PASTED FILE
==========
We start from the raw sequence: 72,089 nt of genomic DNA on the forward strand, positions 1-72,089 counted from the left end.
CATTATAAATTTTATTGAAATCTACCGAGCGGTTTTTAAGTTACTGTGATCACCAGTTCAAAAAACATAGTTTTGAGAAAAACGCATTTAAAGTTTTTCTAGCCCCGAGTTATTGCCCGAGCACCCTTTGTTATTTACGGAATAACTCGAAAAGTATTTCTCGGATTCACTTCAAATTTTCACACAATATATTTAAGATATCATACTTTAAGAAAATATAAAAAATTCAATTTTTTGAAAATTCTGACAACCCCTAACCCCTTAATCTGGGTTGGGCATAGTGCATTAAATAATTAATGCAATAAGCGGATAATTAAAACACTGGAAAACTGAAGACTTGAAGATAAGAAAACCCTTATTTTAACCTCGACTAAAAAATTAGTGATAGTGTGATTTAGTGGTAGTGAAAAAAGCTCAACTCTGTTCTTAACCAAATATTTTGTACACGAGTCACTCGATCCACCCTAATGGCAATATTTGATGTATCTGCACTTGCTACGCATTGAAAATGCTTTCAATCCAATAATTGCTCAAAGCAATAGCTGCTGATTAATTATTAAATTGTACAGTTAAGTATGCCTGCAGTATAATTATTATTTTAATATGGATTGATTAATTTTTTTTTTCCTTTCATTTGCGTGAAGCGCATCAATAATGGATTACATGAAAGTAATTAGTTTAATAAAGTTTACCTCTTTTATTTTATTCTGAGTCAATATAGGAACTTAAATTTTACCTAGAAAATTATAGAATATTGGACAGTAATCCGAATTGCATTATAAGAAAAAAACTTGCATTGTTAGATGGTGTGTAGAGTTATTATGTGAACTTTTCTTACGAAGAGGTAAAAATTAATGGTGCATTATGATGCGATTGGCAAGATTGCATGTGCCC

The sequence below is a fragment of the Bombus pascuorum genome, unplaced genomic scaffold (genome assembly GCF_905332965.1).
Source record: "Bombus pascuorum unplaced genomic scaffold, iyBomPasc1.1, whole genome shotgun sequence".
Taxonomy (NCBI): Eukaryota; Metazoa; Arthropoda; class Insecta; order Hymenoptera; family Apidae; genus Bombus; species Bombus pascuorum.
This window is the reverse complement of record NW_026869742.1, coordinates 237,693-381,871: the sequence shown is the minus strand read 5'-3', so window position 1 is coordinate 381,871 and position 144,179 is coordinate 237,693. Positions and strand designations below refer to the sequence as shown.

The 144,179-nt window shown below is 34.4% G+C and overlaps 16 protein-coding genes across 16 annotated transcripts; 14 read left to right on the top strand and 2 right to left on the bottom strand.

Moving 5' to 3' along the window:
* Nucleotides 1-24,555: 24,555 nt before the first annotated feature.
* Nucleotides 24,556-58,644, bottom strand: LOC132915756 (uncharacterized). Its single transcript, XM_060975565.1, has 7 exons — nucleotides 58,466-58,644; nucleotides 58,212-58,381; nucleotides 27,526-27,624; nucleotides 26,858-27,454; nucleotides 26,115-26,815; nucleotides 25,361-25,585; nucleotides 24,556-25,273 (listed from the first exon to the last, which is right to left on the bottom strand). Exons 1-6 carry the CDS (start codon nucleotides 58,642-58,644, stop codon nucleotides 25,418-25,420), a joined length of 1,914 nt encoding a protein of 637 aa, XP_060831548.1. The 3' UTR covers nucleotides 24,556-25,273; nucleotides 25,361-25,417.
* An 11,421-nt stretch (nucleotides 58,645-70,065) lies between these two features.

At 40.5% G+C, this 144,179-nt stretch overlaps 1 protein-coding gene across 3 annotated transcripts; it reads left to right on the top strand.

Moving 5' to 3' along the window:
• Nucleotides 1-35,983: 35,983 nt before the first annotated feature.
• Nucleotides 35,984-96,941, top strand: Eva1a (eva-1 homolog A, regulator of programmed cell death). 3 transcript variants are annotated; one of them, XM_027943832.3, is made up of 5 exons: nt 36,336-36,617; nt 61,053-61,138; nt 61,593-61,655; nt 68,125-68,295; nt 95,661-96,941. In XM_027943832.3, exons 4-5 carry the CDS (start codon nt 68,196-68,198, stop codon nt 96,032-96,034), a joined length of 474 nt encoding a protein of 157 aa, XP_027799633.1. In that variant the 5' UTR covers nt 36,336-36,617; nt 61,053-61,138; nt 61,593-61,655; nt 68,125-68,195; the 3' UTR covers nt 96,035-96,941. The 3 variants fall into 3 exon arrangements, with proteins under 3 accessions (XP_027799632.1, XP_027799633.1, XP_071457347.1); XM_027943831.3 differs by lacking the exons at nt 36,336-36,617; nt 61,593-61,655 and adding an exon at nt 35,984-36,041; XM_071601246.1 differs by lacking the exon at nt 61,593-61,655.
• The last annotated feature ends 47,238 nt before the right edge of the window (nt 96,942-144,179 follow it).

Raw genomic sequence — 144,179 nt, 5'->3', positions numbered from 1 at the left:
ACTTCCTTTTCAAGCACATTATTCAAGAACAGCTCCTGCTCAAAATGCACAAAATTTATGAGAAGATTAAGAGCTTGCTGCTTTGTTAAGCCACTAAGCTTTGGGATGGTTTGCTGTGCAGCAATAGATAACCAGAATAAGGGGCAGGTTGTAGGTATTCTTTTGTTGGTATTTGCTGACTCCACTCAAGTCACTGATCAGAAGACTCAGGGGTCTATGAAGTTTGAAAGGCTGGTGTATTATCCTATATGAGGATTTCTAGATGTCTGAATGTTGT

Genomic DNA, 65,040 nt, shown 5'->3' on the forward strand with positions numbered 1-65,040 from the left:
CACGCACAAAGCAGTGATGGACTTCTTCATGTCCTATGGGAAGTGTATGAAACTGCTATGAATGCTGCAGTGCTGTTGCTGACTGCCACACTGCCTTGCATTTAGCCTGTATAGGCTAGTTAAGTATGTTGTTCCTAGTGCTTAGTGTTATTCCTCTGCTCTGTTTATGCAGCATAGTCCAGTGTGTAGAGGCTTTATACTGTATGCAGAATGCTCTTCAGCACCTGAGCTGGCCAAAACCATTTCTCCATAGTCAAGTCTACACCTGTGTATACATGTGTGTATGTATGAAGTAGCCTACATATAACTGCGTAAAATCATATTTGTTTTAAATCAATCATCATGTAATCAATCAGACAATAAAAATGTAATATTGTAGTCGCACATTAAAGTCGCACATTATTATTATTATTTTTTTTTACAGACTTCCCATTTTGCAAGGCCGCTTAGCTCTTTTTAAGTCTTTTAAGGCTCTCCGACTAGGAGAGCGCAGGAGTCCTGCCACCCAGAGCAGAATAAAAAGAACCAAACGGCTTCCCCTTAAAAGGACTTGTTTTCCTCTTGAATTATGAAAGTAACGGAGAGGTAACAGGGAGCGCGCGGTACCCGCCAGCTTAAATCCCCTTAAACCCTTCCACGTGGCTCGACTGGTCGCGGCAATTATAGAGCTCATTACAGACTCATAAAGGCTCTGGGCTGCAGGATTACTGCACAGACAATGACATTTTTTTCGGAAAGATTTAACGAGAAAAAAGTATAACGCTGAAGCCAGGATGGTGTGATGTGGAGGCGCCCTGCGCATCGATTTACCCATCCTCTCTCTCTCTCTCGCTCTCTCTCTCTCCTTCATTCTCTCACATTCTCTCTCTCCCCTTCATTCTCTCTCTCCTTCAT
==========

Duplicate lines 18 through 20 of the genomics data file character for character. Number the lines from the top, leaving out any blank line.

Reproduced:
ACTTCCTTTTCAAGCACATTATTCAAGAACAGCTCCTGCTCAAAATGCACAAAATTTATGAGAAGATTAAGAGCTTGCTGCTTTGTTAAGCCACTAAGCTTTGGGATGGTTTGCTGTGCAGCAATAGATAACCAGAATAAGGGGCAGGTTGTAGGTATTCTTTTGTTGGTATTTGCTGACTCCACTCAAGTCACTGATCAGAAGACTCAGGGGTCTATGAAGTTTGAAAGGCTGGTGTATTATCCTATATGAGGATTTCTAGATGTCTGAATGTTGT

Genomic DNA, 65,040 nt, shown 5'->3' on the forward strand with positions numbered 1-65,040 from the left:
CACGCACAAAGCAGTGATGGACTTCTTCATGTCCTATGGGAAGTGTATGAAACTGCTATGAATGCTGCAGTGCTGTTGCTGACTGCCACACTGCCTTGCATTTAGCCTGTATAGGCTAGTTAAGTATGTTGTTCCTAGTGCTTAGTGTTATTCCTCTGCTCTGTTTATGCAGCATAGTCCAGTGTGTAGAGGCTTTATACTGTATGCAGAATGCTCTTCAGCACCTGAGCTGGCCAAAACCATTTCTCCATAGTCAAGTCTACACCTGTGTATACATGTGTGTATGTATGAAGTAGCCTACATATAACTGCGTAAAATCATATTTGTTTTAAATCAATCATCATGTAATCAATCAGACAATAAAAATGTAATATTGTAGTCGCACATTAAAGTCGCACATTATTATTATTATTTTTTTTTACAGACTTCCCATTTTGCAAGGCCGCTTAGCTCTTTTTAAGTCTTTTAAGGCTCTCCGACTAGGAGAGCGCAGGAGTCCTGCCACCCAGAGCAGAATAAAAAGAACCAAACGGCTTCCCCTTAAAAGGACTTGTTTTCCTCTTGAATTATGAAAGTAACGGAGAGGTAACAGGGAGCGCGCGGTACCCGCCAGCTTAAATCCCCTTAAACCCTTCCACGTGGCTCGACTGGTCGCGGCAATTATAGAGCTCATTACAGACTCATAAAGGCTCTGGGCTGCAGGATTACTGCACAGACAATGACATTTTTTTCGGAAAGATTTAACGAGAAAAAAGTATAACGCTGAAGCCAGGATGGTGTGATGTGGAGGCGCCCTGCGCATCGATTTACCCATCCTCTCTCTCTCTCTCGCTCTCTCTCTCTCCTTCATTCTCTCACATTCTCTCTCTCCCCTTCATTCTCTCTCTCCTTCAT